“This approach ensures that employees, regardless of rank or level, have the competencies, commitment, and balance of character to make good decisions across a broad range of challenges and contexts”. In case you were not paying attention, they point out that they had already started this practise over the winter months. 

The media spinner, in this case, Sgt Duval  said, “these new tools allow for the assessment and ongoing development of an individuals character, with a focus on judgement, inclusiveness and self -awareness”.  

This is a lot to absorb, but they have also now established a “centre for harassment resolution” in June 2021 as “a sign of progress” and affirmation of their whole hearted commitment. As they say, “Concerted efforts are being made to create a culture focused on prevention through a healthy and supportive workplace”.  

Meanwhile, the possible real damage done by Cameron Ortis is hidden from public view. His bosses at the time; Assistant Commissioner Todd Shean has now left to join the JD Irving oil group in private industry; Mike Cabana, the former Deputy Commissioner to whom Shean reported has now retired; Commissioner Bob Paulson  to whom Cabana reported who was a strong advocate of Ortis has also gone to retirement. The chance for accountability is indeed slim.

It would be hard to argue that searching for persons of distinguished character is not a good thing. There are a couple of obvious traits seemingly in short supply, such as honesty and integrity which come quickly to mind. This drivel that is being put out as some enlightened policy is not only governmental double-speak it is specifically designed to obfuscate. It is at its core dishonest. 

Those familiar with the Ottawa and Federal system will quickly point out that with the RCMP being willingly politically partisan, that this organization has crossed the line where honesty in policy becomes often blurred in favour of political expedience.

That is indeed unfortunate. Bill Shakespeare is the one that said that “honesty is the best policy. If  I lose honour, I lose myself”. There are a few lost souls in Ottawa right now.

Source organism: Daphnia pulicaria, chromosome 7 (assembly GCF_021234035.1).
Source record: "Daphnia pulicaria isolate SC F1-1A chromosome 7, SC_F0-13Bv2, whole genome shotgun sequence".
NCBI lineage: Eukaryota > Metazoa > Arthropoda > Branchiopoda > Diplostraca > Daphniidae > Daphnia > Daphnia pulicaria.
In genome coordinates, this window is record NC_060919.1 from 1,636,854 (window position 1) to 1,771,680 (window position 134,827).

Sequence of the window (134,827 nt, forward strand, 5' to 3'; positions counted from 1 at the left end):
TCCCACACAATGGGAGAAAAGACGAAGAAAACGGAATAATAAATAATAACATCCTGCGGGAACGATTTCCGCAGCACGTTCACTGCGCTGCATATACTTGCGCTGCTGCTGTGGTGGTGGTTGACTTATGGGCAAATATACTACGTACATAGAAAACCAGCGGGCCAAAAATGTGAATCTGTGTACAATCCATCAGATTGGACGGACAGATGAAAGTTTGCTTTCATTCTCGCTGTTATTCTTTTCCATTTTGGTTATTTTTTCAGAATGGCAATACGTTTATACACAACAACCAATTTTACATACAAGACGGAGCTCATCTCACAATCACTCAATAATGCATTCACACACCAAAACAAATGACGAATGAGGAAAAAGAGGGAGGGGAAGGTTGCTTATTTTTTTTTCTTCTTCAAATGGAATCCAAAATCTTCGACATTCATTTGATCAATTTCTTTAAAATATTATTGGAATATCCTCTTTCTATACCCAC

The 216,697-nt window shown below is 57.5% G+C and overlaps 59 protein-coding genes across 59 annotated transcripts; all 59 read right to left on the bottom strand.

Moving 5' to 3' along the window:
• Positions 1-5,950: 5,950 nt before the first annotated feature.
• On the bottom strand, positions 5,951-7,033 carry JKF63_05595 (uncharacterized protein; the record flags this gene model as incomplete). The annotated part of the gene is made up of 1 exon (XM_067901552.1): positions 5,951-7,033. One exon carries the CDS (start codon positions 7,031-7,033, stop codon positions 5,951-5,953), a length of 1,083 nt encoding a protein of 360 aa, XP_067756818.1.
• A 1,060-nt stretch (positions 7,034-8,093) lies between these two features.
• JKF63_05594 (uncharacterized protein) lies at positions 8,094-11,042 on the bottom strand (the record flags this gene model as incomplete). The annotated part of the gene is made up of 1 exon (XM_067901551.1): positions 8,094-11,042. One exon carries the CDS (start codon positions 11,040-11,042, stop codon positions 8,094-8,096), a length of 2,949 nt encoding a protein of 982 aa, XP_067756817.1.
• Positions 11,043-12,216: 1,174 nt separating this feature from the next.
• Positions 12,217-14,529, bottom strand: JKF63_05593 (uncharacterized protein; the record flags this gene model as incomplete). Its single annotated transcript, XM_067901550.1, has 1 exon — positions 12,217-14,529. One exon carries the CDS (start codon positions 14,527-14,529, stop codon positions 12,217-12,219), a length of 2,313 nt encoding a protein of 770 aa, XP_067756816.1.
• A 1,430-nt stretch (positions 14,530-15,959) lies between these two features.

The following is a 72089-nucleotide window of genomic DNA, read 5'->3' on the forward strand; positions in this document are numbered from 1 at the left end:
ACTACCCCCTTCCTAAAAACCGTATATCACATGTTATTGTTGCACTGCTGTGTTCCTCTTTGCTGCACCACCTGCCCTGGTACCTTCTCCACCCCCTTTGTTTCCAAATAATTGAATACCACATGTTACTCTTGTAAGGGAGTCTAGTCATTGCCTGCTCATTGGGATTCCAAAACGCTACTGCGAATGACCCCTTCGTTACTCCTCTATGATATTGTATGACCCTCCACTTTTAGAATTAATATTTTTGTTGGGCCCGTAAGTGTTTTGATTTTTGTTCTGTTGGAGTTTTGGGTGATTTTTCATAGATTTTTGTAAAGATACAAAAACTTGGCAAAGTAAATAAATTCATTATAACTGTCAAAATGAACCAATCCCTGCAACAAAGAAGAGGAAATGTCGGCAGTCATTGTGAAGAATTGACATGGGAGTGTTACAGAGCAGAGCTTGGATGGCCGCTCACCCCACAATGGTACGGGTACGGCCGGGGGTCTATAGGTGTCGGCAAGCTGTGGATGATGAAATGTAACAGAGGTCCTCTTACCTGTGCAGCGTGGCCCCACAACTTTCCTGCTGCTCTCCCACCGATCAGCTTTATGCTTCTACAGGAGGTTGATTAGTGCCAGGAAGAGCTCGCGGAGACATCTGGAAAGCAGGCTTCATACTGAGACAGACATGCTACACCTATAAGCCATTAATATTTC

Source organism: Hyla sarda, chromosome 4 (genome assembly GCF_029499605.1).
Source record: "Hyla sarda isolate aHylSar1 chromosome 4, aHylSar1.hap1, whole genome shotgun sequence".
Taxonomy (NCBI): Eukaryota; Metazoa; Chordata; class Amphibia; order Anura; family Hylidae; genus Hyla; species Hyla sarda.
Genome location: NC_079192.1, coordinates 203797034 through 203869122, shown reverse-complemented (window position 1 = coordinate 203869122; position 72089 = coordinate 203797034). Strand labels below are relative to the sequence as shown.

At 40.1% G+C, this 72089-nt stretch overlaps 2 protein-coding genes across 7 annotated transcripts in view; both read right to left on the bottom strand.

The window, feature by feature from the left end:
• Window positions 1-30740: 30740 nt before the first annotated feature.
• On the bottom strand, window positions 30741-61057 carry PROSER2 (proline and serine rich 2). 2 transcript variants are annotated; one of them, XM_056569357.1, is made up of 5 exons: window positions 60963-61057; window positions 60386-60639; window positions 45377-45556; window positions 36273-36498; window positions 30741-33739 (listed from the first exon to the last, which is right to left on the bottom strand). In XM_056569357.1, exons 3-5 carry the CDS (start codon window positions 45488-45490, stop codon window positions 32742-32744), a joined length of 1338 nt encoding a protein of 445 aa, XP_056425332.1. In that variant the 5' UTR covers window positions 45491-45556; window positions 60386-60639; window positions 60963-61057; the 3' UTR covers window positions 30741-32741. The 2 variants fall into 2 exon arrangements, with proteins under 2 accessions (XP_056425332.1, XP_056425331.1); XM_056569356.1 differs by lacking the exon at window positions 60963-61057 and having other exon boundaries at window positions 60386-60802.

Photo courtesy of Flickr Commons by Kieran Lamb – Some Rights Reserved

Tinker, Tailor, Friend of Bob’s

Is he a spy? Is he a criminal?  Or was he just an academic who turned out to be not quite the wunderkind that the upper management of the RCMP purported him to be. 

Who is this 47 year old Cameron Ortis? Someone out of a le Carre novel? A dysfunctional nerd? Someone living quietly in the shadows, but craving adrenalin? A crass profiteer? It is likely that the eventual story will be some combination of all of the above. 

As John Le Carre said in his most famous of novels Tinker Tailor Soldier Spy “the more identities a man has, the more they express the person they conceal”.

But whoever he is, or was, or wanted to be, things didn’t turn out for him as well as he expected considering his somewhat blessed rise in the RCMP. 

Mr. Ortis joined the RCMP, in 2007, coming in from the academic cold; after having obtained a PhD in International Relations from the University of British Columbia. It may prove relevant to his eventual court case to note that Mr. Ortis spoke Mandarin and for his Phd had travelled extensively through China. As part of that thesis he interviewed many individuals in the underground world of hacking in China.

By 2016, nine years into his job, he had convinced many of his ability to lead, and was promoted to being the Director General of the National Intelligence Coordination Centre.